Introducing Get To Know… Public Practice

Former members of NYC bands WALL and Beverly have joined forces to form this buzzy new quartet.

Hello and welcome to DIY’s introducing feature, Get To Know… With two new acts a week, the feature pretty much does what it says on the tin: getting you a little bit closer to the buzziest new acts that have been catching our eye as of late, and working out what makes them tick.

We’ve recently introduced you to Coventry newcomers FEET, bilingual synth-popper MUNYA, shimmering folk singer Elena Setién, Brighton’s DITZ and New York’s Gus Dapperton, Spanish/London duo Family Time. Today we’re chatting to NYC’s Public Practice.

Formed from the ashes of two previous bands - the recently debanded WALL and pop group Beverly - four-piece Public Practice recently caught our attention during a series of packed, chaotic UK shows last month and will be playing a few shows at SXSW this week.

The band released their debut EP ‘Distance Is A Mirror’ late last year - a mix of sharp, witty social commentary, cutting instrumentals and a danceable edge. Listen to the EP below.

We caught up with vocalist Sam to find out more about the band.

Describe your music to us in the form of a Tinder bio.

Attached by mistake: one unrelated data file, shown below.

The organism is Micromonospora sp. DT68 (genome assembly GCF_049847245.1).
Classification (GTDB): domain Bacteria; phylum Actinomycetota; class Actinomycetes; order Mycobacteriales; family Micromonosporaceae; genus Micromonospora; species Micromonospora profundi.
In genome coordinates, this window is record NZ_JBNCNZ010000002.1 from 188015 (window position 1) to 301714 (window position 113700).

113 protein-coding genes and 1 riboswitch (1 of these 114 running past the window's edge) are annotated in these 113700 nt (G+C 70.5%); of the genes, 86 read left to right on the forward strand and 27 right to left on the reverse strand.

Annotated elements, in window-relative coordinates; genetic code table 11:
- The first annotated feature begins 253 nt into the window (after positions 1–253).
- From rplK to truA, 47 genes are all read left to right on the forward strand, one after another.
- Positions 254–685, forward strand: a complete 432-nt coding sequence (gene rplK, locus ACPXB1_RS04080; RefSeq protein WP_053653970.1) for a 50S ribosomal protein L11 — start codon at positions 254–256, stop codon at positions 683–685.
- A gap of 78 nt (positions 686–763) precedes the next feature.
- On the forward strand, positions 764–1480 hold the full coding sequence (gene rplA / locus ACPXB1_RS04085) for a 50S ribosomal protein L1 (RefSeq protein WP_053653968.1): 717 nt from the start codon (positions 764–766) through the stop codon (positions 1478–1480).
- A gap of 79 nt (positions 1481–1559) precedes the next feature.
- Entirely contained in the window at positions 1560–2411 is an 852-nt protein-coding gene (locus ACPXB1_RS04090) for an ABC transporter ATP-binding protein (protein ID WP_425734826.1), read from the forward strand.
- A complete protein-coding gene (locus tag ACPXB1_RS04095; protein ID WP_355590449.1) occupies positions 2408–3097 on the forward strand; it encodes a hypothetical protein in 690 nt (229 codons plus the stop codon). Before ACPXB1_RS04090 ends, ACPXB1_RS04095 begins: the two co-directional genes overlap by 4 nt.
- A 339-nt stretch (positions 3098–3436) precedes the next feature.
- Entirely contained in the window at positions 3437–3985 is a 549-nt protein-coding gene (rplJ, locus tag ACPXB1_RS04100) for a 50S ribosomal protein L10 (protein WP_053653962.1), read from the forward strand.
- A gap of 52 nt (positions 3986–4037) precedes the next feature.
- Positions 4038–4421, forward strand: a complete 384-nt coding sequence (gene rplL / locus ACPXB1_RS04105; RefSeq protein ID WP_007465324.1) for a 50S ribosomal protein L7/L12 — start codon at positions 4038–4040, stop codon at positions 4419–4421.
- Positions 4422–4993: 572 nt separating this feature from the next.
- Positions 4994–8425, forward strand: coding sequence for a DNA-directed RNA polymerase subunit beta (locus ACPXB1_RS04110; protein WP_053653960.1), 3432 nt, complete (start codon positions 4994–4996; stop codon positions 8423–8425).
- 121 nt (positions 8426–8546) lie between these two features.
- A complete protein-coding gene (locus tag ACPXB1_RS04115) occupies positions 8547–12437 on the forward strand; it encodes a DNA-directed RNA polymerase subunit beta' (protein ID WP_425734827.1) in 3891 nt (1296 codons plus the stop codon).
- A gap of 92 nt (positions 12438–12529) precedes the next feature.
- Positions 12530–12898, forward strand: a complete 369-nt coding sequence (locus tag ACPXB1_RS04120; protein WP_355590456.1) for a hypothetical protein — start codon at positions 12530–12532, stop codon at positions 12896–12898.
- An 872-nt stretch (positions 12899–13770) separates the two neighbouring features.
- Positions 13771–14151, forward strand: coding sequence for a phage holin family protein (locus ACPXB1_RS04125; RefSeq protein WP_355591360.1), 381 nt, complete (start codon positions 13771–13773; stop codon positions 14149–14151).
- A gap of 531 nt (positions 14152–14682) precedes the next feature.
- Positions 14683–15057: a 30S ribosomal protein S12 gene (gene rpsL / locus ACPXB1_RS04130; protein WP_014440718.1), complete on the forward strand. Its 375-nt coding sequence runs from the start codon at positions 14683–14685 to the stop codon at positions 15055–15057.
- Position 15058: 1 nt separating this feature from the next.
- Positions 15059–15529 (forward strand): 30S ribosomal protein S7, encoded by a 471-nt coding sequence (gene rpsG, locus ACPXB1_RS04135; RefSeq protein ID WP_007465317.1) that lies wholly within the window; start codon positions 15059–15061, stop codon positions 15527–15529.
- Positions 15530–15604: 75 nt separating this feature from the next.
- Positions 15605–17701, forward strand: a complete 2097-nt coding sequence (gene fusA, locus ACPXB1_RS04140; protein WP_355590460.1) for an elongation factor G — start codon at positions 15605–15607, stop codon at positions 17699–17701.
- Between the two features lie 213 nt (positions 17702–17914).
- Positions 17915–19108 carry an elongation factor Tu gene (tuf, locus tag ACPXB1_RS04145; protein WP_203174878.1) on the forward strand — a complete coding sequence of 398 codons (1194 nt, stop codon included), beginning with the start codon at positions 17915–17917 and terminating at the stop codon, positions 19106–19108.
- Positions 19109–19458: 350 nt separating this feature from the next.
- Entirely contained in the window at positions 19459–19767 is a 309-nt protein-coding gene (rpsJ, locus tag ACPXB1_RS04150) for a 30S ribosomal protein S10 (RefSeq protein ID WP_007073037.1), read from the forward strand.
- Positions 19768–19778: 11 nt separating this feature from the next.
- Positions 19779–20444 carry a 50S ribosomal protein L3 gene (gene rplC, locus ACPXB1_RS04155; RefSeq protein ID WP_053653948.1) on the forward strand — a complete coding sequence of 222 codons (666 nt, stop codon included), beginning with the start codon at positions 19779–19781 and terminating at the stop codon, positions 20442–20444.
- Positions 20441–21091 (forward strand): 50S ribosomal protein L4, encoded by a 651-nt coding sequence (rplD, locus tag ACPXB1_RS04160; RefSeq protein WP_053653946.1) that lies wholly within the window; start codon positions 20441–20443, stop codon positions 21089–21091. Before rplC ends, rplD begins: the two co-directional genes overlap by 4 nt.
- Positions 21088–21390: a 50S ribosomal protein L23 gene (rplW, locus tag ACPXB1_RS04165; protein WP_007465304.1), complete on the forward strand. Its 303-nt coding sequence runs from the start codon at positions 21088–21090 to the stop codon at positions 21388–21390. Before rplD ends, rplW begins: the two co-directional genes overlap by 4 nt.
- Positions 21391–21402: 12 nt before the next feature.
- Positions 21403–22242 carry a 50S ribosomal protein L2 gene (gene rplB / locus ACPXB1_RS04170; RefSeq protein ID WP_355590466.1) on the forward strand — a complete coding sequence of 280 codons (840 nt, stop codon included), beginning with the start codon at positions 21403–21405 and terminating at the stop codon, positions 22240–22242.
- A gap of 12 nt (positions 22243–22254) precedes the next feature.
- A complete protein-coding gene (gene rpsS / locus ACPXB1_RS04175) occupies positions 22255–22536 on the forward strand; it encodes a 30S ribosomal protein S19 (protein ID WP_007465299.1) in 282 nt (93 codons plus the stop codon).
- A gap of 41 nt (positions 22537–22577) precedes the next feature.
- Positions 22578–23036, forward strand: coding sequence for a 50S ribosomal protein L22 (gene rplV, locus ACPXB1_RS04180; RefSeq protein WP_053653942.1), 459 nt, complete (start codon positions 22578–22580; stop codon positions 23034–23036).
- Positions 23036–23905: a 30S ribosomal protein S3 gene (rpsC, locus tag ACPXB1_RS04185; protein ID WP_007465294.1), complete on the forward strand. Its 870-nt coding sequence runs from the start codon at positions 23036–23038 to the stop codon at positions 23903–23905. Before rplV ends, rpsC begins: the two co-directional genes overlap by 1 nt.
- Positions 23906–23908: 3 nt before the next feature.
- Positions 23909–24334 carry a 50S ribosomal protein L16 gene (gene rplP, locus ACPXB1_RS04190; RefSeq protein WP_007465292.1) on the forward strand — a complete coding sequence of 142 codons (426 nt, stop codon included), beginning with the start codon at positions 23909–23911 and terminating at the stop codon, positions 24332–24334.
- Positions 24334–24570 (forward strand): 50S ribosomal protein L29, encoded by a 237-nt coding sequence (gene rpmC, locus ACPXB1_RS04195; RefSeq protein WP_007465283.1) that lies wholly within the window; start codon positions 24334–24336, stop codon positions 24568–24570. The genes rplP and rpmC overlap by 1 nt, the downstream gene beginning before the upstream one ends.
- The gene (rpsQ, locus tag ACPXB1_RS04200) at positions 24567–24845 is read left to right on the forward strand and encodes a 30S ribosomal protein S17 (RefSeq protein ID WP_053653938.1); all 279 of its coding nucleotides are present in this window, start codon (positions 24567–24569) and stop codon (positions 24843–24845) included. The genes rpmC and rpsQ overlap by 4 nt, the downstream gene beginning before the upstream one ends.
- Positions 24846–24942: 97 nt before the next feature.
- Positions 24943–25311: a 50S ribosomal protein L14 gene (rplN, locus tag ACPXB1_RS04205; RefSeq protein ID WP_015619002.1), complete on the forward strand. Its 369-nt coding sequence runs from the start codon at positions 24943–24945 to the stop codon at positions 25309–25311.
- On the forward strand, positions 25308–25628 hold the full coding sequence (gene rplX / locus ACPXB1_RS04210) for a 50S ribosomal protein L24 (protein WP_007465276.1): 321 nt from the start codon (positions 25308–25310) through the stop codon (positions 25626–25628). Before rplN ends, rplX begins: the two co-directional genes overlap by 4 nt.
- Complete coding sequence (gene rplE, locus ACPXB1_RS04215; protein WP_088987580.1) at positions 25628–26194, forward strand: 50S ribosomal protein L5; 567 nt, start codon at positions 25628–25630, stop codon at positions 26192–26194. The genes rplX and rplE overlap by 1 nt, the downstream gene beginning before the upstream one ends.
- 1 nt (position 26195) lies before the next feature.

6” on a good day, love hot baths, “reliable” source of income, refuse to wear pants on Sunday.

What’s your earliest musical memory?

Running through my parents house listening to ‘Sweet Caroline’ and the chaotic joy it brought me to rush around singing along. My first memory of being interested in making music and the performative aspect was hearing Laurie Anderson’s ‘O Superman!’

Who were some artists that inspired you when you were just starting out (and why)?

The U2 album that they installed in everyone’s phone, unsolicited. Every time we plug in my phone in the van on tour this record we didn’t even know existed plays through the speakers and now we all inadvertently know the words to the first song.

You’re based in New York - what’s the music scene like there at the moment? Are there other artists breaking through at the same time that you take inspiration from?

We are very lucky to be a part of such a vibrant music scene in NYC where basically any night of the week there are bands worth seeing playing near by. We have a little family of bands that we play with often including Pill, Bodega, Future Punx, B Boys and Gustaf.

Who would be your dream collaborator?

Vince McClelland - Mulatu Astatki. He’s an artist that I’ve been drawn to for many years. His use of funk music and traditional Ethiopian modal systems is something I’d like to learn more about. It’s a very distinct sound that I’ve not found anywhere else yet, and it is so alluring to me. I had the opportunity to see him perform last summer. It was an incredibly humbling experience. I come from a percussion background as well, so I appreciate compositions based on vibraphone.

Musically or otherwise, what are you most looking forward to in 2019?

We are excited to be doing SXSW this month but primarily I would say we are excited about writing and recording our first full length album! We have done some demos and are starting to lean into the groovier side of our sound and challenge ourselves to push our boundaries.

Tags: Public Practice, Features, Interviews, Neu, Get to Know

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